Over at Phi Beta Cons, David French discusses creationism, evolution, and related stuff about things. The occasion of his remarks is an interesting article detailing conflicts at Christian colleges "between those Christian biologists who...believe that God created the heavens and earth through evolutionary processes, those who believe in a six-24-hour-day creation and a 'young earth,' and those who fall somewhere in between." (Believe it or not, some Christian college professors can actually lose their jobs for teaching standard biology; I thought only intelligent design theorists suffered that sort of persecution.)
French's basic position is that religious schools are not obliged to hire professors who believe in evolution. Which is quite true. But somehow, he gets from there to here:
In many ways, the community of Christian schools represents a "marketplace of ideas" far more open than the parallel community of secular schools — where ideological orthodoxy is rigidly enforced not just within but among the institutions.Amen, brother! Christian schools are at liberty to teach that God created the cosmos in six days, or six years, or six millennia, or whatever: Thus do a hundred flowers bloom and a hundred schools of thought contend. But secular schools are prejudiced in favor of dreary dogmas like descent with modification, and an earth that's older than 7,000 years. And where's the fun in that?
It sounds as though French would like to see colleges teach different versions of biology. Yale could focus on neo-Lamarckism, MIT on evo-devo, Patrick Henry on craniometry and psychometrics, and so forth. (As for community colleges, they can teach whatever theories are popular in their respective locales. After all, the customer is always right!)
I'm as committed to problematizing exclusivist metanarratives and delegitimating monologic desire as the next gink. And yet, I can't quite manage to take French's brand of cultural pluralism seriously. Although I don't know where he stands on ebonics, I remember that conservatives tended to be very upset by the idea that anyone would dream of teaching it. And I've read Phi Beta Cons regularly enough to know that its authors will often cast aspersions on a given college simply by noting that it offers a course in Latina/o studies or postcolonial literature.
Apparently, it'd be intellectually healthy for evolutionary biology to fracture into five thousand bickering splinter groups...but God forbid anyone should suggest that there's more to studying literature than defending the reputation of Teh World's Greatest Authors against the upstart claims of ethnic arrivistes. Certain fields need more orthodoxy, not less, and the folks at PBC know 'em when they see 'em.
Here's a theory you've probably never heard before. According to French, schools that teach young-earth creationism are still teaching students what they need to know about evolutionary biology, if only to reveal it as a snare and a delusion:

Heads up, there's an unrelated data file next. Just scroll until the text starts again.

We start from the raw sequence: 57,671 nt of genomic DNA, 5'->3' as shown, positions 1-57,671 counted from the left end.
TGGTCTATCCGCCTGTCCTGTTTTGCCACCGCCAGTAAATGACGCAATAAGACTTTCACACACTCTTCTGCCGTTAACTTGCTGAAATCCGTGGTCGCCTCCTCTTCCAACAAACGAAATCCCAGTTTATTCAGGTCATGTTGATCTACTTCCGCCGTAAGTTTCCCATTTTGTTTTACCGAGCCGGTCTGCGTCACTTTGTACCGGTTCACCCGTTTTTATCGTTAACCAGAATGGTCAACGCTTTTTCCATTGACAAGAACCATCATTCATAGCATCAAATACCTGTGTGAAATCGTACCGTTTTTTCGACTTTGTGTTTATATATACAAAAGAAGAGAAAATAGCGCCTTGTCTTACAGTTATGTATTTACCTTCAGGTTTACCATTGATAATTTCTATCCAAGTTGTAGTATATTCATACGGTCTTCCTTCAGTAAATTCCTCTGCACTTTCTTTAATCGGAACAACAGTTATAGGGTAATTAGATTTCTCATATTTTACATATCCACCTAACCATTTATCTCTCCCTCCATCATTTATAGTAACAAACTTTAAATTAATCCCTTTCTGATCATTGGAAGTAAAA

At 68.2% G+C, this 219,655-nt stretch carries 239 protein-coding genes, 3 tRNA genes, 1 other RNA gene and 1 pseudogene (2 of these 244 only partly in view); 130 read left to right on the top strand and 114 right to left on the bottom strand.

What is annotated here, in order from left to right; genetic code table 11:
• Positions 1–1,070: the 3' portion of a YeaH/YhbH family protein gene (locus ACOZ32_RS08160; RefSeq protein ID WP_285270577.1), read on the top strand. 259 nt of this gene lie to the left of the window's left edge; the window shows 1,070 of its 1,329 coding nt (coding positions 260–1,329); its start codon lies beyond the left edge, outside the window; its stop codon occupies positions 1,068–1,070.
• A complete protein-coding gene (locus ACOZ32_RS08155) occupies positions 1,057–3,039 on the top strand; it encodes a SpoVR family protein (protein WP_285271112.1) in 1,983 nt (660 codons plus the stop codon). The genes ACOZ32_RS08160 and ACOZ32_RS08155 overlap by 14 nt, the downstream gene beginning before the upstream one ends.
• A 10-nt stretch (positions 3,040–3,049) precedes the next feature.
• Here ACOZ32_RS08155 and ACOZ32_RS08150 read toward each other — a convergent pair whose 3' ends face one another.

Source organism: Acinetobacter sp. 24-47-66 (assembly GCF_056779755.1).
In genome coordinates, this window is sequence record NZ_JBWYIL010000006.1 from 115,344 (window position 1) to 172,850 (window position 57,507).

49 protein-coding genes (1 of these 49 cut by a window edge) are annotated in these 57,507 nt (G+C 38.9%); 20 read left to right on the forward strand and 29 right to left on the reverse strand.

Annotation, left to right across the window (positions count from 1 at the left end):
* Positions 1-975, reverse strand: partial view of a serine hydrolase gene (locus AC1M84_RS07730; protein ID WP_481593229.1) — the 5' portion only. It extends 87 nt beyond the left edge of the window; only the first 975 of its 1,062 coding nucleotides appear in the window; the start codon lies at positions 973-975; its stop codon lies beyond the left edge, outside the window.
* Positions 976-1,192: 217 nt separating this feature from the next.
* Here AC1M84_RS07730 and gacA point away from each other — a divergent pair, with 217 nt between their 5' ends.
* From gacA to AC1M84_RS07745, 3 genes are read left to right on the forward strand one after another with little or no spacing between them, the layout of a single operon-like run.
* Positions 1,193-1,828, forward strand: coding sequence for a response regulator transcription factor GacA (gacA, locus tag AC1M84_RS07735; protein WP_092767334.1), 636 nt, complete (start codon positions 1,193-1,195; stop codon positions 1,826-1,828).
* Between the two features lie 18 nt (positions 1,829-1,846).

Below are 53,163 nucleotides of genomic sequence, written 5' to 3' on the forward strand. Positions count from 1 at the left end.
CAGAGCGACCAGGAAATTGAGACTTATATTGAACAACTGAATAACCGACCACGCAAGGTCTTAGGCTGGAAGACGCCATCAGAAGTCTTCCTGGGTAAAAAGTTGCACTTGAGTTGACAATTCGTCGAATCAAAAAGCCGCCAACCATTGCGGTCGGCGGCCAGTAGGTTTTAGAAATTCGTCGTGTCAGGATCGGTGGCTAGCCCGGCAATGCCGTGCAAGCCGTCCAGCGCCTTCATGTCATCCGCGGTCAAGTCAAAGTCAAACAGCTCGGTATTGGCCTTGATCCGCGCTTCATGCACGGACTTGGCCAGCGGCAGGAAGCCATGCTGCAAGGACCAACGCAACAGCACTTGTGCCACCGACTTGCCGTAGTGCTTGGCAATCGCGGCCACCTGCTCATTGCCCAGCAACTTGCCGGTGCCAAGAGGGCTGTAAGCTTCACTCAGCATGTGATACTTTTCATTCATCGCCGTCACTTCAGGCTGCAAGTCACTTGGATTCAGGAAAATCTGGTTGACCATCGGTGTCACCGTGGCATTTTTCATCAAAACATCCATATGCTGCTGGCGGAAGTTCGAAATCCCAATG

I would be surprised if the principles of evolutionary biology were not taught even at schools dominated by a "young Earth" viewpoint. Professors know evolutionary biology and students learn it. They may learn it from a critical standpoint, but they still learn it.If a teacher were to tell me, on the authority of Lord Kelvin, that airplanes can't fly because they're too heavy, I don't think I could say that I'd learned the basic principles of aviation. Putting that little detail aside, I'm sure French would be just as happy to apply this clever argument to, say, the Marxist critique of imperialism: Students may be learning about the Spanish-American War from a "critical standpoint," but they're still learning about it! And if David Horowitz doesn't like it, he's cordially invited to go fuck himself.
And another thing:
I hate the use of the term "literal" or "literalist" when describing those who believe the Bible is God's word. I have never in my entire life met any single person who believed there was no metaphor in the Bible. So, the actual debate within orthodox Christianity is not between "literalists" and others; it's between those who disagree over the meaning and intent of words, when both sides believe those are the words God intended to use.He's right, in the trivial sense that no one takes every word of the Bible literally. Most of the people who claim that the universe was really created in six days, and that Eve was really fashioned from Adam's rib, are still able to recognize suggestions like "go and sell that thou hast, and give to the poor" as confoundingly polyvalent metaphors.
But he's wrong in the context of his own goddamn post, since the conflict he's discussing is not "within orthodox Christianity," but between scientists and young-earth creationists. And since the latter treat the Bible's account of Creation and the Flood as actual events whose traces are detectable by science, calling them "literalists" seems pretty reasonable. So there.
As for the strife at Christian colleges, we can only hope that it'll be resolved amicably once the Conservative Bible is wrested at last from the world of Ideal Forms.